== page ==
'Call Option' is explained in detail and with examples in the Investments edition of the Herold Financial Dictionary, which you can get from Amazon in Ebook or Paperback edition.
A call option is a contract that grants a person the right, and yet not the requirement, to purchase a given security at a certain price by a certain cut off time. The securities that have call options associated with them are generally stocks, commodities, bonds, and certain other instruments. Call options are commonly abbreviated as simply calls.
In practice, call options are regulated financial contracts made between a buyer and a seller of the particular option. The purchaser of such a call is given the right to buy a set amount of the underlying instrument or commodity in question from the party selling the call option at a particular time, which is the expiration date, and at a particular price, which is called the strike price. The seller binds himself or herself to selling the underlying commodity or financial issue if the buyer wishes to obtain it. For this opportunity, the buyer pays a premium, or a fee.
Purchasers of call options are hoping that the underlying commodity or instrument’s price will go up in the future. Sellers hope that such a price will not rise. Otherwise, a seller may be agreeable to give away a portion of the rise in price in exchange for the premium that is paid to them upfront. The seller still has the opportunity to make any profits that exist all the way up to the particular strike price.
For buyers, call options prove to be at their greatest profitability as the instrument that underlies them goes up in price. The goal of a buyer is for the underlying instrument’s price to approach, or rise over, the actual strike price. The purchaser of the call feels that the chances are good that the underlying asset’s price will increase by the expiration or exercise date of the option. The risk of this happening influences the value of the premium paid.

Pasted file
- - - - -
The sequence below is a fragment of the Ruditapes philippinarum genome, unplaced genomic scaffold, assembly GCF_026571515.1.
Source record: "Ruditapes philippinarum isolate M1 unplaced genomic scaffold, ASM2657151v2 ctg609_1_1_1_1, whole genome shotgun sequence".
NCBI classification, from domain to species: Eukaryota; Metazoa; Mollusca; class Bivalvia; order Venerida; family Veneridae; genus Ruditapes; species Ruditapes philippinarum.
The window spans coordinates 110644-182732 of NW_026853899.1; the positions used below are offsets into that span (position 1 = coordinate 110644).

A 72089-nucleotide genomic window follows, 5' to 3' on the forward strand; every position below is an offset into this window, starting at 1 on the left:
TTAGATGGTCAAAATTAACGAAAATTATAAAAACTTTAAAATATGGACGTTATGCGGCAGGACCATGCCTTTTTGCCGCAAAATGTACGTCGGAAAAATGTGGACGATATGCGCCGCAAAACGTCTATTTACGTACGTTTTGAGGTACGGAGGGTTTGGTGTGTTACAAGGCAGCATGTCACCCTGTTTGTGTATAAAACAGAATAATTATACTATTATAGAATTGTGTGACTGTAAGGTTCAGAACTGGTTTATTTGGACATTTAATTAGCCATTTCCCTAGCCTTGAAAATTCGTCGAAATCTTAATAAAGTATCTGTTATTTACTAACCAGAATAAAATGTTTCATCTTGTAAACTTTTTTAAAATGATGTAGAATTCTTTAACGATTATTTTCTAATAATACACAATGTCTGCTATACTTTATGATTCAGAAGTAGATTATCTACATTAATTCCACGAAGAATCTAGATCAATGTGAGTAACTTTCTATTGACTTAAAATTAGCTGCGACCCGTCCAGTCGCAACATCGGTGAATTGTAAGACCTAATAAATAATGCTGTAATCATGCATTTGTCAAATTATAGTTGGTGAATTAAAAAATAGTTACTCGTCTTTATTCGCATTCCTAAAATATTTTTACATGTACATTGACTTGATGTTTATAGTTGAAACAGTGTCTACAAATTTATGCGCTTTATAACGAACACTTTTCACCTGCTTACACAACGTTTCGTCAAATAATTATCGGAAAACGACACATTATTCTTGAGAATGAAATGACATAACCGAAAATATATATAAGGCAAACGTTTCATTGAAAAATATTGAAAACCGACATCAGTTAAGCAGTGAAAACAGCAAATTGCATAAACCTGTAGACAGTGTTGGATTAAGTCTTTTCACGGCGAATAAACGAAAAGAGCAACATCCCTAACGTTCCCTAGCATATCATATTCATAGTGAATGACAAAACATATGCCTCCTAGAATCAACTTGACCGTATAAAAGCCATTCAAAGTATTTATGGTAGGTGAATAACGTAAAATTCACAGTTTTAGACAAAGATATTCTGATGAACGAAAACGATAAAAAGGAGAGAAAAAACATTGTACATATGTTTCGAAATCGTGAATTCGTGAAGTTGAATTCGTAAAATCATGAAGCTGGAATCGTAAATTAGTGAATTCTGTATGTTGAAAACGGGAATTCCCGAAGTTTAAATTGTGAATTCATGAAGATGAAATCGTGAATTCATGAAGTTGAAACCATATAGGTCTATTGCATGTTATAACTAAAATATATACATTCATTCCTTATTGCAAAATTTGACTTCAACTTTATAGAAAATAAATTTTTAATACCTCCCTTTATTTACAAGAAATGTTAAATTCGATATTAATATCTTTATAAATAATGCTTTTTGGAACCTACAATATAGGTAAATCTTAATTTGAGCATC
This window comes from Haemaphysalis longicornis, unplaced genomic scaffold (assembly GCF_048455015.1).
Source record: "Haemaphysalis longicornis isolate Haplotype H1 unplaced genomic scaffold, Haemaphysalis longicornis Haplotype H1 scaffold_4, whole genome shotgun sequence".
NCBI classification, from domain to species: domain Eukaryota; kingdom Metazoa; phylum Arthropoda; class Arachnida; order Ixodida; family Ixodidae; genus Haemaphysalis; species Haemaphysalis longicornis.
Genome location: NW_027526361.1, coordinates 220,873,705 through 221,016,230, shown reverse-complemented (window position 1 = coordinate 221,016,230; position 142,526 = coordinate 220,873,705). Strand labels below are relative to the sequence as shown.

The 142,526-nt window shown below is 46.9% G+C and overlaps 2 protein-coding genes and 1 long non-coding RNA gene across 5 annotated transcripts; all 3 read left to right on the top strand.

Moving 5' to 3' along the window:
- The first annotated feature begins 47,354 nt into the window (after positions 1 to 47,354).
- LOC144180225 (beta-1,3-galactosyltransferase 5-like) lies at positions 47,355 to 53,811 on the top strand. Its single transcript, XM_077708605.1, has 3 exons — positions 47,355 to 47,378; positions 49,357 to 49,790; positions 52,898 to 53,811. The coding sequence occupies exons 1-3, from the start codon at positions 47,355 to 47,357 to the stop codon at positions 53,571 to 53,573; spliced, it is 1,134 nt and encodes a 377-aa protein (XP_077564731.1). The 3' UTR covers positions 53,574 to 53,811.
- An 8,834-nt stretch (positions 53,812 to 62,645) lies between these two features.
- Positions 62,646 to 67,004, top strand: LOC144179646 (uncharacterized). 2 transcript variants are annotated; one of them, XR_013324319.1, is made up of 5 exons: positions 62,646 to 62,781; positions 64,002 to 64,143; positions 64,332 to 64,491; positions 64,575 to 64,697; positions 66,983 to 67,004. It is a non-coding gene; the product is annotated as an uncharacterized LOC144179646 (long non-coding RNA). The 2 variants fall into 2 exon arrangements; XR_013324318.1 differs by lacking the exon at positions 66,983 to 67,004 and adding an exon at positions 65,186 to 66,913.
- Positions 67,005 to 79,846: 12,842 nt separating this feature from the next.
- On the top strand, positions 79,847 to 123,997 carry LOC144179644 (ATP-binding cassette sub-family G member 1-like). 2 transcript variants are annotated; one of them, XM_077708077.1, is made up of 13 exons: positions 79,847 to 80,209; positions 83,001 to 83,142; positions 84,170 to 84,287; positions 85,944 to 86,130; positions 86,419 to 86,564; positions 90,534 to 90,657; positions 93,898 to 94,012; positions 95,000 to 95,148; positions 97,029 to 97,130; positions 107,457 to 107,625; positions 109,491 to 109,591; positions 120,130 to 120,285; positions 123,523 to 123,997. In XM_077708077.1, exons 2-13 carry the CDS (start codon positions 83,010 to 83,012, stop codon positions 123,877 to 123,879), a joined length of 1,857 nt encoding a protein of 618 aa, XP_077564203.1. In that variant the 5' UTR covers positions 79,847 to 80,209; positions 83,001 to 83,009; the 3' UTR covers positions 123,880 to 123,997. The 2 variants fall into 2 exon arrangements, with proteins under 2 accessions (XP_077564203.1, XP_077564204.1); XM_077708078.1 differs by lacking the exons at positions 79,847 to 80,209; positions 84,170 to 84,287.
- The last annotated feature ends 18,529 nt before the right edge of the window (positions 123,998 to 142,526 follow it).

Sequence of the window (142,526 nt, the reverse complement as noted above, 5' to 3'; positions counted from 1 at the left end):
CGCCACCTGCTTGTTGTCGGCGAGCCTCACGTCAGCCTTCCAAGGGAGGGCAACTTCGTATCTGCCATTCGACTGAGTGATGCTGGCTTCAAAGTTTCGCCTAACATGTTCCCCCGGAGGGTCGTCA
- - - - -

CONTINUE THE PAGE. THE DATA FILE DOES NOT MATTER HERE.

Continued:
Profits made on call options can be substantial. They are only restricted by how high the price of the underlying commodity or instrument can go. Options become in the money as the underlying instrument price exceeds the specified strike price. When they reach the strike price, such options are said to be at the money.
For a call writer, or seller, who does not own the underlying commodity or instrument, selling a call entails an unlimited amount of risk potential. The call writer sells such a call in order to obtain a premium. Losses for such sellers can be enormous, and are only limited to how high the price of the underlying instrument can rise.
Call options may be bought on a wide variety of instruments besides stocks in a company. You can buy options on interest rate futures or commodities such as oil, gold, and silver. There are also two different sets of rules for exercising call options. European call options permit option holders to exercise an option on just its date of expiration, while American call options give the owner this ability to do so at any time in the option’s life span.